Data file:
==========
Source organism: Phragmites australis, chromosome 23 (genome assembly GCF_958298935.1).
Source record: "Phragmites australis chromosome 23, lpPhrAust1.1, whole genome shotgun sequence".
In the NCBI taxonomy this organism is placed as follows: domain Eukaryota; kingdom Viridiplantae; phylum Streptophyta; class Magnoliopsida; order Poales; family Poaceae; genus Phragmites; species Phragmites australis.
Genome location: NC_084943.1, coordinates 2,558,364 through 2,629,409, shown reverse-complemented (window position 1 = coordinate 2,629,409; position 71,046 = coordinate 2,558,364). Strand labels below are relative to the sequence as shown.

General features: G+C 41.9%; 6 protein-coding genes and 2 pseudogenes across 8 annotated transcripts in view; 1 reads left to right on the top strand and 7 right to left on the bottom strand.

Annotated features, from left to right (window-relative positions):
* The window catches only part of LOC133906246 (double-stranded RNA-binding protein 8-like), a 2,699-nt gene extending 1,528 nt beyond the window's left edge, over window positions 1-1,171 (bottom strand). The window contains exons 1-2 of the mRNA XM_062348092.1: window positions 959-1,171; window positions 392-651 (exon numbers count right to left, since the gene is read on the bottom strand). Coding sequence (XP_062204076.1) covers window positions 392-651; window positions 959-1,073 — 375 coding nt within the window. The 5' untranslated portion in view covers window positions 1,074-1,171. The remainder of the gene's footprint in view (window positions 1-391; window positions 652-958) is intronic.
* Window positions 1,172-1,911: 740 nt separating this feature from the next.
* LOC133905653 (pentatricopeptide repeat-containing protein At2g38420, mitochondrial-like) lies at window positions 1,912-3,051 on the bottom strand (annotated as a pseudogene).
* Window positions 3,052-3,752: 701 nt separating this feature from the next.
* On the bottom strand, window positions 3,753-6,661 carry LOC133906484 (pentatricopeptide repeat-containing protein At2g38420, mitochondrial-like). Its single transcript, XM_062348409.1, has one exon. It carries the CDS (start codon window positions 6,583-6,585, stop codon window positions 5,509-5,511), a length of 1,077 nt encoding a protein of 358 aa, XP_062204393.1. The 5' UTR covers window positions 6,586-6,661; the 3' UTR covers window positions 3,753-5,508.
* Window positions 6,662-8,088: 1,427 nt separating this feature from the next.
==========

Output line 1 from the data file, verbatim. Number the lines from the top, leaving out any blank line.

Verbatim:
Source organism: Phragmites australis, chromosome 23 (genome assembly GCF_958298935.1).